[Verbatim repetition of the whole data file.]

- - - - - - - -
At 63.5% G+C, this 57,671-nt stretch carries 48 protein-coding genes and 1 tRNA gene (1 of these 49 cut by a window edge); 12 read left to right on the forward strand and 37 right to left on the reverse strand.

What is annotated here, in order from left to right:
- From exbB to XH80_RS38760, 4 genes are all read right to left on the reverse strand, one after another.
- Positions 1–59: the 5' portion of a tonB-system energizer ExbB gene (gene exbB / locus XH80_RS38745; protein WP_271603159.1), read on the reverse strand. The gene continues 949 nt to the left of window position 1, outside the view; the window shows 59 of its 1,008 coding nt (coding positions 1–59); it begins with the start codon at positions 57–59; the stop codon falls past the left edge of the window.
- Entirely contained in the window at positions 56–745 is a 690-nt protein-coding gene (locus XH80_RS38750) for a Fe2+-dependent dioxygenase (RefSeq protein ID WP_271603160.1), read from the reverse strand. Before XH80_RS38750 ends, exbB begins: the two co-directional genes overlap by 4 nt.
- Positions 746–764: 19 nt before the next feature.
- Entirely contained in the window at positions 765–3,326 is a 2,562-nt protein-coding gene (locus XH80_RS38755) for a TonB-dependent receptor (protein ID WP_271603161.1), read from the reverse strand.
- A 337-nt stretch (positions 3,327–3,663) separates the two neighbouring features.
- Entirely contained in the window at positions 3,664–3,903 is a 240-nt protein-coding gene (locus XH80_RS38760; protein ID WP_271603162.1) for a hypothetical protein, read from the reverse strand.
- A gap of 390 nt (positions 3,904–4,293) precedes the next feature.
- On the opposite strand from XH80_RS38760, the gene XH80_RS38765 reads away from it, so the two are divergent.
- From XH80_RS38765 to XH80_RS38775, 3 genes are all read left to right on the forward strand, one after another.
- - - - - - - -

At 63.5% G+C, this 57,671-nt stretch carries 48 protein-coding genes and 1 tRNA gene (1 of these 49 cut by a window edge); 12 read left to right on the forward strand and 37 right to left on the reverse strand.

What is annotated here, in order from left to right:
- From exbB to XH80_RS38760, 4 genes are all read right to left on the reverse strand, one after another.
- Positions 1–59: the 5' portion of a tonB-system energizer ExbB gene (gene exbB / locus XH80_RS38745; protein WP_271603159.1), read on the reverse strand. The gene continues 949 nt to the left of window position 1, outside the view; the window shows 59 of its 1,008 coding nt (coding positions 1–59); it begins with the start codon at positions 57–59; the stop codon falls past the left edge of the window.
- Entirely contained in the window at positions 56–745 is a 690-nt protein-coding gene (locus XH80_RS38750) for a Fe2+-dependent dioxygenase (RefSeq protein ID WP_271603160.1), read from the reverse strand. Before XH80_RS38750 ends, exbB begins: the two co-directional genes overlap by 4 nt.
- Positions 746–764: 19 nt before the next feature.
- Entirely contained in the window at positions 765–3,326 is a 2,562-nt protein-coding gene (locus XH80_RS38755) for a TonB-dependent receptor (protein ID WP_271603161.1), read from the reverse strand.
- A 337-nt stretch (positions 3,327–3,663) separates the two neighbouring features.
- Entirely contained in the window at positions 3,664–3,903 is a 240-nt protein-coding gene (locus XH80_RS38760; protein ID WP_271603162.1) for a hypothetical protein, read from the reverse strand.
- A gap of 390 nt (positions 3,904–4,293) precedes the next feature.
- On the opposite strand from XH80_RS38760, the gene XH80_RS38765 reads away from it, so the two are divergent.
- From XH80_RS38765 to XH80_RS38775, 3 genes are all read left to right on the forward strand, one after another.